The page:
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Cybercriminals are more likely to attack vulnerabilities with a high CVE score within seven days. These are the top one percent of bugs in terms of severity.

Common vulnerabilities and exposures (CVEs) with a high vulnerability score are exploited with 327 times greater likelihood within seven days of publication. This finding can help cybersecurity teams in organizations prioritize patches.

The finding comes from FortiGuard Labs’ latest Global Threat Landscape report. The conclusion was made based on an analysis of data for a six-year period, during which more than 11,000 vulnerabilities were published.

Fewer ransomware attacks

During the first half of 2023, researchers also noticed that fewer organizations were affected by ransomware than compared to all of 2022. Instead of launching many ransomware attacks, hackers are becoming more targeted. According to the researchers, cybercriminals aim for a higher return on investment.

The number of malware families is growing steadily, though. In the past five years, the number of malware families that found their way into at least 10 percent of all organizations is said to have doubled.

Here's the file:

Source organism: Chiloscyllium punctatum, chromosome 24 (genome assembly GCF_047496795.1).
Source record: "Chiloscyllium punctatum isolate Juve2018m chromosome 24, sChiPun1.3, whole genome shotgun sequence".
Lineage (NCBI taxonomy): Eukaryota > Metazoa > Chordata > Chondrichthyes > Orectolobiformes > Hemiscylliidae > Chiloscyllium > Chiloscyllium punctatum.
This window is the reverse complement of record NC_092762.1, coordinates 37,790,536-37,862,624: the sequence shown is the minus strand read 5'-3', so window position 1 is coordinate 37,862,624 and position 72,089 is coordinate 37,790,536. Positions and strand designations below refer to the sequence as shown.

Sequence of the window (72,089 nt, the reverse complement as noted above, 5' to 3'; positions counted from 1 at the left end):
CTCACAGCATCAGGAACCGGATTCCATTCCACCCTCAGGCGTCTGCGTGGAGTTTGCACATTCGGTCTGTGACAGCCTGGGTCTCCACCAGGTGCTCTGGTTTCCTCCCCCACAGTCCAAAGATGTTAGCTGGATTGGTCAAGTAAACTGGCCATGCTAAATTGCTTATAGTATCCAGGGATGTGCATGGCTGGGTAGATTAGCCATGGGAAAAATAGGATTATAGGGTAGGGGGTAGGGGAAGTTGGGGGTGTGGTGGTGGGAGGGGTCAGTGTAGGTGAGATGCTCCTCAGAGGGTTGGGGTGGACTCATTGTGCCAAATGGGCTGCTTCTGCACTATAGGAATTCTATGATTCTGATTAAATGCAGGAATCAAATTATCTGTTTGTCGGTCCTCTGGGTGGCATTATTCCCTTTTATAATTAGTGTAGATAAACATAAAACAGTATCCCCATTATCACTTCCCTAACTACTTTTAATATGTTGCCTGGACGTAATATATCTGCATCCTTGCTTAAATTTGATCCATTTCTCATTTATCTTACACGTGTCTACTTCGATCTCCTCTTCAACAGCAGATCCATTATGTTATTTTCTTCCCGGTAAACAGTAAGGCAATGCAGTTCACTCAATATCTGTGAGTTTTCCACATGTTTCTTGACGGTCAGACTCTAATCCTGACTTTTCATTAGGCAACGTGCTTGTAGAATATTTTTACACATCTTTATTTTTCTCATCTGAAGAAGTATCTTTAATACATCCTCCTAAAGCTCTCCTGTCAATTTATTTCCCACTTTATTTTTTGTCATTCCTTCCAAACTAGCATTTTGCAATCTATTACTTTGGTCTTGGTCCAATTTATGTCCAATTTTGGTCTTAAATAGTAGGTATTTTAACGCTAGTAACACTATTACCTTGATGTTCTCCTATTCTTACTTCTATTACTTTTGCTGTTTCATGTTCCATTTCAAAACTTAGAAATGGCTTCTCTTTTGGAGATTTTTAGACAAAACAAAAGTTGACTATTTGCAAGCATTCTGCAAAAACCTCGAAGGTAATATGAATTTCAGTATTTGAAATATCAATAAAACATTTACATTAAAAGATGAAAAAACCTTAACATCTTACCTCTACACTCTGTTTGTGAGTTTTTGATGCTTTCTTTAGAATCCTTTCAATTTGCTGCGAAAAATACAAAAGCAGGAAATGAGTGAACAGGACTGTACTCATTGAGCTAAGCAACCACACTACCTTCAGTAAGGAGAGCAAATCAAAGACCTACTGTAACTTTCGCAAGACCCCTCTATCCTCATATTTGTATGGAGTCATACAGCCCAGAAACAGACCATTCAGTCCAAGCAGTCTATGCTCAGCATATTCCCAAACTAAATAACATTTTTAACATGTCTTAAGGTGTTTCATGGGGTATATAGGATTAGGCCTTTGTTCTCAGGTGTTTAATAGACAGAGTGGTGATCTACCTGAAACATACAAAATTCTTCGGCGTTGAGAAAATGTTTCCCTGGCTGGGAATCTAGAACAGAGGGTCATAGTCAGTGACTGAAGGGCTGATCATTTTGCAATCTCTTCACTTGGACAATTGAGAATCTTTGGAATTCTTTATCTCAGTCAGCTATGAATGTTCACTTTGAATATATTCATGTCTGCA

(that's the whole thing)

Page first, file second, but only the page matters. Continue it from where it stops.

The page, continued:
Also read: Akira ransomware is new cash cow for Conti criminals

Compromised longer

Finally, the study again shows that corporate networks are being compromised longer. FortiGuard Labs looked specifically at the number of active days of botnets. The definition within this study is the time that elapses between the first and last time a botnet scans a security sensor. In the first six months of 2023, it took an average of 83 days for communication between bots and their command and control (C2) server to be broken. Compared to five years ago, the number of active days increased by a factor of a thousand. Security teams can factor this in when evaluating the importance of rapid incident response.